Groundnut farmers have been asked to grow newly introduced high-yielding varieties to in cash from the rising demand in animal feeds and cooking oil industries.
Egerton University Senior Lecturer Dr Joseph Wolukau says the varieties are viable economic ventures with a potential of increasing one's earnings by more than three-fold.
CG7, ICGV90704 and ICGV83708, which have been tried in Zambia and Malawi and parts of Kenya's Rift Valley, yield between 2,000kg and 3,000kg per hectare.
This harvest is way far above the traditional groundnuts, whose harvest can reach a maximum of 700kgs per hectare.
“Groundnuts are sensitive to diseases. This greatly reduces their productivity. But the new varieties have been engineered to resist or tolerate leaf diseases, which cause shedding of leaves, leading to death of the crop,” the horticultural department lecturer said.
Groundnuts are highly susceptible to viral and fungal infections.
In addition, Dr Wolukau said, the varieties do well in regions with little rainfall such as Kitui, Machakos, Taita-Taveta, Pokot, among others.
Farmers in Baringo and Elgeyo-Marakwet, are already growing the varieties, which are available in major seed stores at a cost of between Sh200 and Sh300 per kg.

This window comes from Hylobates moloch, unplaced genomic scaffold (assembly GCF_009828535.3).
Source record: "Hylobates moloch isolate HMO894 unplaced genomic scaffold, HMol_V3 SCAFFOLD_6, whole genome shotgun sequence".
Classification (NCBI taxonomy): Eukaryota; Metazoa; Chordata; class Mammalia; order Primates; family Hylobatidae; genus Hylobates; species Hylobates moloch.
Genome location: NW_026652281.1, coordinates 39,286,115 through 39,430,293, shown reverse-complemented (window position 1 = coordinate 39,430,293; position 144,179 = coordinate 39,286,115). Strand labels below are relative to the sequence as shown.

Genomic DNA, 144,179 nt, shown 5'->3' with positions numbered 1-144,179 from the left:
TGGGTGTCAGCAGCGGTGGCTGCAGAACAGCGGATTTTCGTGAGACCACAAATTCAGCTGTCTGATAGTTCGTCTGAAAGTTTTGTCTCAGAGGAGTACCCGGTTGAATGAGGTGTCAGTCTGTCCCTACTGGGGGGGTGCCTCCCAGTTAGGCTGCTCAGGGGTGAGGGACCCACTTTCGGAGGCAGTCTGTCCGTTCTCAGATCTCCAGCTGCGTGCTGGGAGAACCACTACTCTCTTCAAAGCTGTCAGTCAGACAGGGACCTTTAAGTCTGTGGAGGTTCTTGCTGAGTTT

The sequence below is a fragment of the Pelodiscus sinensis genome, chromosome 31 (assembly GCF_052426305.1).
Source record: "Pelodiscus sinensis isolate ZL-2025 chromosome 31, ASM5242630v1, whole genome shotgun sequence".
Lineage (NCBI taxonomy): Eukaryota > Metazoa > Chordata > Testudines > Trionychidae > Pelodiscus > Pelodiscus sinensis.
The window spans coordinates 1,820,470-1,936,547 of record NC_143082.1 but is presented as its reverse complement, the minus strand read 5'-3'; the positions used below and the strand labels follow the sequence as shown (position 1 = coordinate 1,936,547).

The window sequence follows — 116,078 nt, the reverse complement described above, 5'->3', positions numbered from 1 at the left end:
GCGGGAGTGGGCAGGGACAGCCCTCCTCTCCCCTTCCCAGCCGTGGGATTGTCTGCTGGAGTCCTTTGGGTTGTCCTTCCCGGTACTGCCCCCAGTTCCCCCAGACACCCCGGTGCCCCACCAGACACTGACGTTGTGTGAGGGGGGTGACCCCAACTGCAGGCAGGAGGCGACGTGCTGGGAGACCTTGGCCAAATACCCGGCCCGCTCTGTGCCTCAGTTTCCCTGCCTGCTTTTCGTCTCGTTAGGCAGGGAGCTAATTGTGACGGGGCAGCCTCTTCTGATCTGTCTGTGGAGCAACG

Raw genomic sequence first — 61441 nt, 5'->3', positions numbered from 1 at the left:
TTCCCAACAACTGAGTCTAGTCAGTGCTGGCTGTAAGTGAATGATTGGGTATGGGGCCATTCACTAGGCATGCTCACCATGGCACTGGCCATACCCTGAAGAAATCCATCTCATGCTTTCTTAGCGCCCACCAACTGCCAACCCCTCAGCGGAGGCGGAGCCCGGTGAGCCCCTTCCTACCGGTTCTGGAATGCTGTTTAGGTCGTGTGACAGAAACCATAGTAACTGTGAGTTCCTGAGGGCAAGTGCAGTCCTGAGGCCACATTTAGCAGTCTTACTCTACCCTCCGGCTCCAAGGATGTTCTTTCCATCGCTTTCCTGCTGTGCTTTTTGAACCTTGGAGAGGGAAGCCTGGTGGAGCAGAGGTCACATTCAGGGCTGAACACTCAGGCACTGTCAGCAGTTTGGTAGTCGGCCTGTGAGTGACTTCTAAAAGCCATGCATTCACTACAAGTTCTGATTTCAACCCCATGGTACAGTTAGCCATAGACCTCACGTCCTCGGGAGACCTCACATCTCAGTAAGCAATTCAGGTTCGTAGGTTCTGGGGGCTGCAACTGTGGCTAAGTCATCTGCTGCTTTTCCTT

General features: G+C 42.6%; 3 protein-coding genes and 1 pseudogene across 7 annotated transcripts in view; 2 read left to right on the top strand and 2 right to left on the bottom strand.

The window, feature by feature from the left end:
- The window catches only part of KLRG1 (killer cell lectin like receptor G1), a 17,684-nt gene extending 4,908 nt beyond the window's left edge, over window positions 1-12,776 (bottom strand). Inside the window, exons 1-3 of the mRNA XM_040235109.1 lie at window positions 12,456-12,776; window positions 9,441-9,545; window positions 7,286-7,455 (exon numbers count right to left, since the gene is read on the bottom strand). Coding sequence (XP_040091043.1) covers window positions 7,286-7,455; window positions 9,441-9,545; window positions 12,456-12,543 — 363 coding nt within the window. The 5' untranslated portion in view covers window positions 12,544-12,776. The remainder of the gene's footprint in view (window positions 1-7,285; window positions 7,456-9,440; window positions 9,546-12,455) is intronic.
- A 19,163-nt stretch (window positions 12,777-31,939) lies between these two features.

CG7, ICGV90704 and ICGV83708 seeds are large, making them better raw materials for extraction of oils and the much needed proteins for animal feeds.
Cooking oil, which is extracted from other crops like sunflower and maize, is fast gaining fame in the country due to its minimal cholesterol levels.
Groundnuts are legumes, a group of crops with high protein and oil content. Livestock sector is booming as farmers interchange fresh feeds with processed ones for better yields.
“The problem with these varieties is they do not look very attractive. They do not meet the fresh roasting market standards. But their size make them better resources for other industrial uses,” he said.
International Crops Research Institute for Arid and Semi Arid Tropics (ICRISAT) has been working with Egerton University in developing high-yielding seeds for farmers in low rainfall regions.
Five varieties developed by ICRISAT breeding program in Malawi were sent to Kenya for evaluation.
They were evaluated by the university through a collaborative research process and the three,CG7, ICGV90704 and ICGV83708, were selected for farmers.
The partners in the project have identified one enterprise, Greenforest Foods Company, which last year bought groundnuts worth Sh1.3 million from farmers.
The Nairobi-based food manufacturer and distribution company is planning to contract farmers to supply at least 100 metric tonnes per month.